AP file photo

House Republican leaders are furious at the Freedom Caucus, and a number of senior staff believe the conservative group lied about its vote numbers earlier today. The Freedom Caucus aggressively denies that.

The inside story: Early this afternoon Freedom Caucus leader Mark Meadows told White House chief of staff Reince Priebus there were 18 hard "no" votes in the Freedom Caucus.

What happened next: Budget Director Mick Mulvaney passed on that information to House leaders. The whip team believed - given the public reporting that the Freedom Caucus contains about 40 members - that more than half of the group would support the bill or could be persuaded to do so. But when they started making calls they quickly discovered the support was much weaker than that.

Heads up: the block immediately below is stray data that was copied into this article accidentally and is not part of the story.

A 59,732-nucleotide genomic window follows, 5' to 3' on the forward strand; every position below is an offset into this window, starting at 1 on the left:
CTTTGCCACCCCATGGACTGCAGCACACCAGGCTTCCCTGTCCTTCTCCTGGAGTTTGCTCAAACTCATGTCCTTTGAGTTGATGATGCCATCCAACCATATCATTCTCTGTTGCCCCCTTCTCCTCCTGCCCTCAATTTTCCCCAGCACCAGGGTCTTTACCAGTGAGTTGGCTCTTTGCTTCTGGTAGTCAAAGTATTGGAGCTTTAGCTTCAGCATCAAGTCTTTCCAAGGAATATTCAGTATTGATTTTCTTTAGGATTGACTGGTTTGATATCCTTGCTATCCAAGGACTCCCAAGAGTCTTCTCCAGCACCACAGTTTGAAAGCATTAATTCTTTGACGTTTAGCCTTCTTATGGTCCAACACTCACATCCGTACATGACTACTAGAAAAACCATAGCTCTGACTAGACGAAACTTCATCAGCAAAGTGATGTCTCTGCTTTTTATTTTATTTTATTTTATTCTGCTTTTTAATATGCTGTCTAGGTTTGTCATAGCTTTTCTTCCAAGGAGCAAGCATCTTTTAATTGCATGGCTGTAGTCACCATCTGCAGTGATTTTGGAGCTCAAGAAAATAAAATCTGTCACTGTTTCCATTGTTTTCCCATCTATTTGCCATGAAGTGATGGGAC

A source familiar with the interactions tells Axios: "Mick called and said you are getting more than half. So we took our list of undecideds, lean no and no and started calling through. The undecideds had moved no. The noes stayed no. It was not half."

The prevailing assumption among leadership — according to four sources involved — is that the Freedom Caucus lied and negotiated in bad faith.

"The number they told us was totally false," said a senior House aide.

Asked about this, a Freedom Caucus source said the charge from leadership was "a bad attempt to blame us and make us look like dishonest brokers." The source said that the Freedom Caucus always had a majority of members against the bill.

"18 would mean only 4 short of killing the bill. So I think it's semi irrelevant what portion of our caucus that was," the source added.

Why this matters: Relations between House leadership and the Freedom Caucus are heading in the ugly direction of the Boehner era. It's not going to be pretty negotiating the other major items of Trump's agenda.

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